Edinburgh International Book Festival Themes: On Belonging - Migration Stories

This series looks at stories of migration: from the often brutal catalysts for moving, to the arduous journeys undertaken, to the process of trying to adapt to a new home.

Edinburgh International Book Festival Themes: On Belonging - Migration Stories

About Edinburgh International Book Festival Themes: On Belonging - Migration Stories

We are living through a new age of mass migration. Despite the enormous risks to their lives, millions of people are trying to cross deserts, seas and borders in order to escape poverty and violence at home. How do people who have left their homeland – either through exile, war, fear of persecution, or in search of a better life for themselves and their families – reconcile their past with their present life? And what does it take to feel a sense of belonging in a new country? This series looks at stories of migration: from the often brutal catalysts for moving, to the arduous journeys undertaken, to the process of trying to adapt to a new home. In this series, authors describe the pain of leaving those things familiar to them: the people they love, the customs, culture and traditions they’ve grown up with. They share the trauma of arriving somewhere with a vastly different landscape or climate, where they might have to learn a new language or train for a new occupation. How do hopes and dreams compare to the reality? And more critically, what do these stories tell us about the state of human compassion today?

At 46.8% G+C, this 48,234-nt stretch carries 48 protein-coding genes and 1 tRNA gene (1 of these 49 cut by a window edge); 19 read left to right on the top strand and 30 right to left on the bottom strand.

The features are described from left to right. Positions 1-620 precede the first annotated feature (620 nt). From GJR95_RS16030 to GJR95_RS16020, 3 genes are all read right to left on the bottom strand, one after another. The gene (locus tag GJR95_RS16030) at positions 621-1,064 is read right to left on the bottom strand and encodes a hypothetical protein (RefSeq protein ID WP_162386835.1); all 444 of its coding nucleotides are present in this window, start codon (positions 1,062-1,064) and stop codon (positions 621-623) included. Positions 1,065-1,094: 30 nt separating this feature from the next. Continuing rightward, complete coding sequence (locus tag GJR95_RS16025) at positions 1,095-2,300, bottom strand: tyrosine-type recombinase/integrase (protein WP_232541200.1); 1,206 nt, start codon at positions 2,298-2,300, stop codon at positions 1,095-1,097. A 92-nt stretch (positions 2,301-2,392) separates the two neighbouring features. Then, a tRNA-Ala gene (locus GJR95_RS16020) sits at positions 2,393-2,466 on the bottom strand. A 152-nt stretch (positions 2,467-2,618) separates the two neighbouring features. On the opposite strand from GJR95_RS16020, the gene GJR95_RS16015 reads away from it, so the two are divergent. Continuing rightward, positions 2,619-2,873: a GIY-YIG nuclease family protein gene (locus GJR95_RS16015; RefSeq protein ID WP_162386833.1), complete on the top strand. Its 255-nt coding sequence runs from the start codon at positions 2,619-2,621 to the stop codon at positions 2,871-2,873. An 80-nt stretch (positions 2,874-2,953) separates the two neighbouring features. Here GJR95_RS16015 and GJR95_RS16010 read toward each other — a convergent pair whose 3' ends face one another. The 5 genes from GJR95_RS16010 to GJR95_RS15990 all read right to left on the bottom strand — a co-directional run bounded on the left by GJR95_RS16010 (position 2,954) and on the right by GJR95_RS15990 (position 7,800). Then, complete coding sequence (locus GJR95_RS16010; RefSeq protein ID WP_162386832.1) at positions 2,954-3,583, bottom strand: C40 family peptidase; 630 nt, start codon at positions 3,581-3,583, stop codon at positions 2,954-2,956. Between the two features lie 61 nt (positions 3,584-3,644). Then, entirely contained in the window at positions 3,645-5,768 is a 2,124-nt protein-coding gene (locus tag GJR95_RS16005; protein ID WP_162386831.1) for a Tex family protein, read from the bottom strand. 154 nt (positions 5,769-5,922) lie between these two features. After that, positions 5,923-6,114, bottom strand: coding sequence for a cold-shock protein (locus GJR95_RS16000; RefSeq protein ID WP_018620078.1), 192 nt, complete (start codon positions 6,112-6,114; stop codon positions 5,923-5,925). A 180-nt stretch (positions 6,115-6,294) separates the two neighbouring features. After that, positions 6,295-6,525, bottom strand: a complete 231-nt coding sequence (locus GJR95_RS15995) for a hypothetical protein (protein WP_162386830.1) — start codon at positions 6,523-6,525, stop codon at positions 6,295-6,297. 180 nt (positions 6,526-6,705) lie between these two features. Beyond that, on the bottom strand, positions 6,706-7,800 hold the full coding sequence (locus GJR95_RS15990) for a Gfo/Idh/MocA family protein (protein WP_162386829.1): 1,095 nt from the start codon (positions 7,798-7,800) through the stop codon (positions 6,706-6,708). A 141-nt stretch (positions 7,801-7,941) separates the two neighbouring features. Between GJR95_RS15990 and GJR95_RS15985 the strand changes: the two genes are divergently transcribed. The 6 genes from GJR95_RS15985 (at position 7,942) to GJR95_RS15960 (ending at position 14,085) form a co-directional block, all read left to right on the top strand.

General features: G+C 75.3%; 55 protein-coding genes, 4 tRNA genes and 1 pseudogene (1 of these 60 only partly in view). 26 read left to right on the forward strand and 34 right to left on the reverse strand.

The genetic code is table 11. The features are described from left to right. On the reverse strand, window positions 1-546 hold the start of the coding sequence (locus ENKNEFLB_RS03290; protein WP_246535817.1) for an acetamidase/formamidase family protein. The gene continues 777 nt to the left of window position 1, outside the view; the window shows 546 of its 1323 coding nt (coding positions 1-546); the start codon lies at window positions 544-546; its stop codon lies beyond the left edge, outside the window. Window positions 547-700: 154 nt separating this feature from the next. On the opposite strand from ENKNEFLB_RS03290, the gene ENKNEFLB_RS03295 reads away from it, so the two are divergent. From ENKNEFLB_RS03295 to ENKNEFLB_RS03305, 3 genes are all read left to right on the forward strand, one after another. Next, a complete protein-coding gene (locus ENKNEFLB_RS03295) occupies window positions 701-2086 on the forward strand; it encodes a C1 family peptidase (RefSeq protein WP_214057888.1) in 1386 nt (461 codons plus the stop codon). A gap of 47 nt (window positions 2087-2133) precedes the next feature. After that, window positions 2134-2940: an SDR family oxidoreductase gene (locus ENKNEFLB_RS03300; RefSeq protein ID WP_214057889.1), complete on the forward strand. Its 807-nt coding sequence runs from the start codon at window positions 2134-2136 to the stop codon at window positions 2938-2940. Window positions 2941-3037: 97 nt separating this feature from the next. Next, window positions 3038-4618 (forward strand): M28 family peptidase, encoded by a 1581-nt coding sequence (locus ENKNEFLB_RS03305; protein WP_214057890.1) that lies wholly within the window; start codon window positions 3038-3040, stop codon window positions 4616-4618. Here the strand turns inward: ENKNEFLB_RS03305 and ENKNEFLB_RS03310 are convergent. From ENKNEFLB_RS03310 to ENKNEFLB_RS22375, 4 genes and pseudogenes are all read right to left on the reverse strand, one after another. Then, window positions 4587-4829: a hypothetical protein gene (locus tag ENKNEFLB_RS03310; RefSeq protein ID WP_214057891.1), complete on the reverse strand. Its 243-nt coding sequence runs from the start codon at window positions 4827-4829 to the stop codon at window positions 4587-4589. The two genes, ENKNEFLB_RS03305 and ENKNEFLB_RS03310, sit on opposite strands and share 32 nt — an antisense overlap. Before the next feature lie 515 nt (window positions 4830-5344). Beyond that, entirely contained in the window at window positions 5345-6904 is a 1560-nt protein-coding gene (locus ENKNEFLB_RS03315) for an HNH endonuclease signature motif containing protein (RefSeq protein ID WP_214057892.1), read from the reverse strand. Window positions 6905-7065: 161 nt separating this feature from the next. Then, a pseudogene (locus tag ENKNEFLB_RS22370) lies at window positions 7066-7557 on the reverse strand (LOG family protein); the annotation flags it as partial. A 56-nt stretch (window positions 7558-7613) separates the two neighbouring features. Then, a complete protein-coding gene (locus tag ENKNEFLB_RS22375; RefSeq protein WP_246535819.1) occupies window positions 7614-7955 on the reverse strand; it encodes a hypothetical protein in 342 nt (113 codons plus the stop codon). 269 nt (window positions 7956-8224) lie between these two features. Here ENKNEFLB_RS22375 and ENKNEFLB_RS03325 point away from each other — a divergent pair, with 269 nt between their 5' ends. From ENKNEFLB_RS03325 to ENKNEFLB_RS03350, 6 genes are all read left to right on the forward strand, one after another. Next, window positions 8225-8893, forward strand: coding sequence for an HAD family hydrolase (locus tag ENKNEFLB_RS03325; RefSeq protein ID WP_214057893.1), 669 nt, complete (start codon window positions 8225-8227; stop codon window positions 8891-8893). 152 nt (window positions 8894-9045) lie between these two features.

Hoda Barakat: Lost Voices of the Arab Spring
Saturday 14 August 16:15 - 17:15
In this event the acclaimed Lebanese writer Hoda Barakat discusses her new novel, translated into English by International Booker-winning translator Marilyn Booth. Voices of the Lost, which won the International Prize for Arabic Fiction in 2019, is built around imagined letters written by migrants or asylum seekers from the Arab world – missives which sadly never reached their intended recipients. Each one, falling into the hands of another asylum seeker, prompts that person to begin a letter of their own. The result offers moving, sometimes painful insights into the lives of migrants – not only the betrayals and agonies but also, at times, the hope and faith that things will improve. Barakat joins us today from her home in France to discuss Voices of the Lost with Iranian-born poet Marjorie Lotfi.

Michael Rosen: Migration Stories